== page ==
"I assure any investors who may be watching our debate...that their investment will be at risk if we play a part in any future Government, because if we had the chance we would seek to slow down, and if possible to stop, the development of nuclear power."-[ Official Report, 30 April 2008; Vol. 475, c. 322.]
I have to tell the Secretary of State, whom I greatly respect, that people will think that that is his and the new Government's hidden agenda. He has said no to nuclear and described it as a "dead end". It is quite simple: to show the clarity that the Minister of State says is necessary and to send a clear signal, I urge the Secretary of State to say that he was wrong to say, "Our message is clear: no to nuclear." The grown-up thing to do is to admit that he got it wrong and that he wants nuclear power to be part of this country's energy mix. Surely, if he believes in his own policy on public subsidy, all the Liberal Democrats should vote for it. He has set a policy-we do not disagree with it-and Liberal Democrat Members should vote for it. Sending those mixed signals is not good for the business community.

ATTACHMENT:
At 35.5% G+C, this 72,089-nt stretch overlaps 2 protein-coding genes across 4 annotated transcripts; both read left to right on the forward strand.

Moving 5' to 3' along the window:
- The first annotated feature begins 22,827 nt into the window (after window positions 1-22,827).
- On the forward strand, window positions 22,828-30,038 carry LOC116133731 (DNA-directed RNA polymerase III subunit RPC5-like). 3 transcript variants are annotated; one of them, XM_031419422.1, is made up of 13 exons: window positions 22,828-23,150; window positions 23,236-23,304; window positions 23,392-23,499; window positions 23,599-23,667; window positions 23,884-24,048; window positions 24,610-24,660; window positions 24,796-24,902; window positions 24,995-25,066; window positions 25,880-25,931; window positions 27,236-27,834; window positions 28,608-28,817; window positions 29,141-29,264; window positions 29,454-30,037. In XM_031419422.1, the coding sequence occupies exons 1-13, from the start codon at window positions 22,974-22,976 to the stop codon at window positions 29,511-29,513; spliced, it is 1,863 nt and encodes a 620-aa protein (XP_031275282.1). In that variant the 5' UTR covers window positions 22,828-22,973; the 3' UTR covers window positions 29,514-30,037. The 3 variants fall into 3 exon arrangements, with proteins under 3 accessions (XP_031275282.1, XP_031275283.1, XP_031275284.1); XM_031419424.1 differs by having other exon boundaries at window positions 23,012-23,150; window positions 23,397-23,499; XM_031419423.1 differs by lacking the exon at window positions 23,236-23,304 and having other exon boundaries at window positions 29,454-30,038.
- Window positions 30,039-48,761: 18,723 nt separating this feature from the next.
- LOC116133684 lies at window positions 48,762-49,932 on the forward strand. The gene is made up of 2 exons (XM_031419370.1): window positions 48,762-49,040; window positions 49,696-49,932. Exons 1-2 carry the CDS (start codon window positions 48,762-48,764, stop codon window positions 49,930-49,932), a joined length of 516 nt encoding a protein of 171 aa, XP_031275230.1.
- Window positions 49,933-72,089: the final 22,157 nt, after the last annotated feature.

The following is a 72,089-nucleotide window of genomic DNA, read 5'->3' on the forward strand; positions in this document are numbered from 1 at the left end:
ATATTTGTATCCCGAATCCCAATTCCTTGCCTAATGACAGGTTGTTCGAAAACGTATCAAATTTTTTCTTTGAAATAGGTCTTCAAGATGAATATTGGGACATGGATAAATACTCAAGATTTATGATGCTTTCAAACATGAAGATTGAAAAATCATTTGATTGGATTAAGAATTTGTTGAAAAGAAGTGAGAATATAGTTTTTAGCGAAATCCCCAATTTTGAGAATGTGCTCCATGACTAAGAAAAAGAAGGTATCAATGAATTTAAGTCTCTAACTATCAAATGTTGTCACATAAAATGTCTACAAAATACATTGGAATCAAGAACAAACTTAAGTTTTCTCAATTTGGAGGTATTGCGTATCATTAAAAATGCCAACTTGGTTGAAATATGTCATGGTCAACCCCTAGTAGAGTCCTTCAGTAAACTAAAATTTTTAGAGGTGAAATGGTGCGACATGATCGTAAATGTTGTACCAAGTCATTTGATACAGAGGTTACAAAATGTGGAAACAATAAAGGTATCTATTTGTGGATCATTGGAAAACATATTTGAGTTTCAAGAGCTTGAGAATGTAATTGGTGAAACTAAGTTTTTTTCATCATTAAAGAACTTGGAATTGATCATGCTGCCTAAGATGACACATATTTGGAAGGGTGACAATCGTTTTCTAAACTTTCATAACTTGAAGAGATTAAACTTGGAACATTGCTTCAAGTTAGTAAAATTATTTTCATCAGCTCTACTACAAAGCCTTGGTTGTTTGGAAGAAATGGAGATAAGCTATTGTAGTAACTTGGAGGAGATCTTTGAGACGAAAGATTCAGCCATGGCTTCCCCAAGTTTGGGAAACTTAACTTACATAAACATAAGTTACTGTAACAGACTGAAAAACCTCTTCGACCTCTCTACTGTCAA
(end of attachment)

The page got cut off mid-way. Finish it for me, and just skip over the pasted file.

Let me end my comments on nuclear power by making the point that there is a very strange thing in the coalition agreement at the end of the section on nuclear
power. I have been scratching my head about it. It says that they-presumably, the people who wrote the coalition agreement-want
"clarity that this will not be regarded as an issue of confidence".